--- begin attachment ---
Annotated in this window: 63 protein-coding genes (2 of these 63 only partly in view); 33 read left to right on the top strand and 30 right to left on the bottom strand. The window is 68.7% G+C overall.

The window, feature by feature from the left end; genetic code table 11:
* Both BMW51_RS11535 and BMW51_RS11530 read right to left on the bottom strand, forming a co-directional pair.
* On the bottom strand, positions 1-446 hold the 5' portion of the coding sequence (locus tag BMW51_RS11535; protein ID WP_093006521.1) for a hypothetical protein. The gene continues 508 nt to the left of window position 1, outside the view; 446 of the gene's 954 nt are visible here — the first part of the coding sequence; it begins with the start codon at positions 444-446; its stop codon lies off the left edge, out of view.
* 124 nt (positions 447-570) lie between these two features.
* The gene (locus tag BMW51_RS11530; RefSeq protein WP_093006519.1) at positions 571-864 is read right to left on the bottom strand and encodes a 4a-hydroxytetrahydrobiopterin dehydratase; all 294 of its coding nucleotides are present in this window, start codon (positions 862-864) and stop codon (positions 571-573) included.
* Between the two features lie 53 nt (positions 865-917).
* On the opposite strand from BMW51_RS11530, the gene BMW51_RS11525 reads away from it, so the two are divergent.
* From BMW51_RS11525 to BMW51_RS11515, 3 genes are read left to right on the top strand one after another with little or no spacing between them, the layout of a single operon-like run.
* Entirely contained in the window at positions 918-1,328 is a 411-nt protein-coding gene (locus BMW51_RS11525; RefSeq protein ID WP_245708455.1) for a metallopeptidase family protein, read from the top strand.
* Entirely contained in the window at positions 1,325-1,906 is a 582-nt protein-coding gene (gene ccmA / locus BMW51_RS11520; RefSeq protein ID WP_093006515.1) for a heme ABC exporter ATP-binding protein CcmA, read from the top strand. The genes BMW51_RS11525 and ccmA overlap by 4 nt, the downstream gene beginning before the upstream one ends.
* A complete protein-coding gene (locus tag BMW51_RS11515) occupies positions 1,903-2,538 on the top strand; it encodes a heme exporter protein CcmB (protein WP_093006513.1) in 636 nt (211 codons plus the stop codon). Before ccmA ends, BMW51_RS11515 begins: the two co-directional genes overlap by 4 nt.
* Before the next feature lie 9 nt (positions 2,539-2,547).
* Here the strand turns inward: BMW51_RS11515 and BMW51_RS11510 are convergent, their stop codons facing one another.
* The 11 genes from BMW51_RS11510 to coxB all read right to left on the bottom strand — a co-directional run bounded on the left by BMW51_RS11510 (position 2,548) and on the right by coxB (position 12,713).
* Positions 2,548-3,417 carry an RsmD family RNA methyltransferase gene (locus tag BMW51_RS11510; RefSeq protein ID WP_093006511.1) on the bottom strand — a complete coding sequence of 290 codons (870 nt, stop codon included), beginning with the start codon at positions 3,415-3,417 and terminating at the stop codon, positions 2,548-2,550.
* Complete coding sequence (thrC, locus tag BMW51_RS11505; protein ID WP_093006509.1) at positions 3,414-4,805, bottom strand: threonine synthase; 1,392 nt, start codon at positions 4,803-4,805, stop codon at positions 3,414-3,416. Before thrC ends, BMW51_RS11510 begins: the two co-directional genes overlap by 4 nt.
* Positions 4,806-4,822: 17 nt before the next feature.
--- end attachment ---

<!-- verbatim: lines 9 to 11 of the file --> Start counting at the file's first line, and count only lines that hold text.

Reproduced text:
* From BMW51_RS11525 to BMW51_RS11515, 3 genes are read left to right on the top strand one after another with little or no spacing between them, the layout of a single operon-like run.
* Entirely contained in the window at positions 918-1,328 is a 411-nt protein-coding gene (locus BMW51_RS11525; RefSeq protein ID WP_245708455.1) for a metallopeptidase family protein, read from the top strand.
* Entirely contained in the window at positions 1,325-1,906 is a 582-nt protein-coding gene (gene ccmA / locus BMW51_RS11520; RefSeq protein ID WP_093006515.1) for a heme ABC exporter ATP-binding protein CcmA, read from the top strand. The genes BMW51_RS11525 and ccmA overlap by 4 nt, the downstream gene beginning before the upstream one ends.